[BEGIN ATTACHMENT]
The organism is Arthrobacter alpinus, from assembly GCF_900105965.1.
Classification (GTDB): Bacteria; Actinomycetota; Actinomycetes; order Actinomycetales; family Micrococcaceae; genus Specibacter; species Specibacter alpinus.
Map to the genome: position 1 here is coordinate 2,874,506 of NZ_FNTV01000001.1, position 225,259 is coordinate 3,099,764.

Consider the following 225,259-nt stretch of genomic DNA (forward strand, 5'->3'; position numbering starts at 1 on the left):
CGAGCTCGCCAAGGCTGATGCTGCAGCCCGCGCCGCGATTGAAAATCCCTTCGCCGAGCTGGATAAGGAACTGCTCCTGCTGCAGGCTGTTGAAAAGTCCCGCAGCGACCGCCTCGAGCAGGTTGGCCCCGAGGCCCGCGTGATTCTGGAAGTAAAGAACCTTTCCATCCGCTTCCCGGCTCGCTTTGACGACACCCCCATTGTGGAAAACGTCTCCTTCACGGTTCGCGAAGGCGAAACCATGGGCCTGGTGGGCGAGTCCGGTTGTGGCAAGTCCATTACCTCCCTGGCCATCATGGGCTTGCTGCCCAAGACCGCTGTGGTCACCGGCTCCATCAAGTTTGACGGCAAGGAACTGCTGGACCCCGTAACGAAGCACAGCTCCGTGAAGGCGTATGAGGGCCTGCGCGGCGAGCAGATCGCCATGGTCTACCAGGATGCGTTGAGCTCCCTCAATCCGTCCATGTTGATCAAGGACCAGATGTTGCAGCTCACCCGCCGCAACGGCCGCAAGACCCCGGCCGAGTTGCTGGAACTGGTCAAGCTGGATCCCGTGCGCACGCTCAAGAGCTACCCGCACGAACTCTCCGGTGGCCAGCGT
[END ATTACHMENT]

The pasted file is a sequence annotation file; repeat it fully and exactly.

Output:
The organism is Arthrobacter alpinus, from assembly GCF_900105965.1.
Classification (GTDB): Bacteria; Actinomycetota; Actinomycetes; order Actinomycetales; family Micrococcaceae; genus Specibacter; species Specibacter alpinus.
Map to the genome: position 1 here is coordinate 2,874,506 of NZ_FNTV01000001.1, position 225,259 is coordinate 3,099,764.

Consider the following 225,259-nt stretch of genomic DNA (forward strand, 5'->3'; position numbering starts at 1 on the left):
CGAGCTCGCCAAGGCTGATGCTGCAGCCCGCGCCGCGATTGAAAATCCCTTCGCCGAGCTGGATAAGGAACTGCTCCTGCTGCAGGCTGTTGAAAAGTCCCGCAGCGACCGCCTCGAGCAGGTTGGCCCCGAGGCCCGCGTGATTCTGGAAGTAAAGAACCTTTCCATCCGCTTCCCGGCTCGCTTTGACGACACCCCCATTGTGGAAAACGTCTCCTTCACGGTTCGCGAAGGCGAAACCATGGGCCTGGTGGGCGAGTCCGGTTGTGGCAAGTCCATTACCTCCCTGGCCATCATGGGCTTGCTGCCCAAGACCGCTGTGGTCACCGGCTCCATCAAGTTTGACGGCAAGGAACTGCTGGACCCCGTAACGAAGCACAGCTCCGTGAAGGCGTATGAGGGCCTGCGCGGCGAGCAGATCGCCATGGTCTACCAGGATGCGTTGAGCTCCCTCAATCCGTCCATGTTGATCAAGGACCAGATGTTGCAGCTCACCCGCCGCAACGGCCGCAAGACCCCGGCCGAGTTGCTGGAACTGGTCAAGCTGGATCCCGTGCGCACGCTCAAGAGCTACCCGCACGAACTCTCCGGTGGCCAGCGT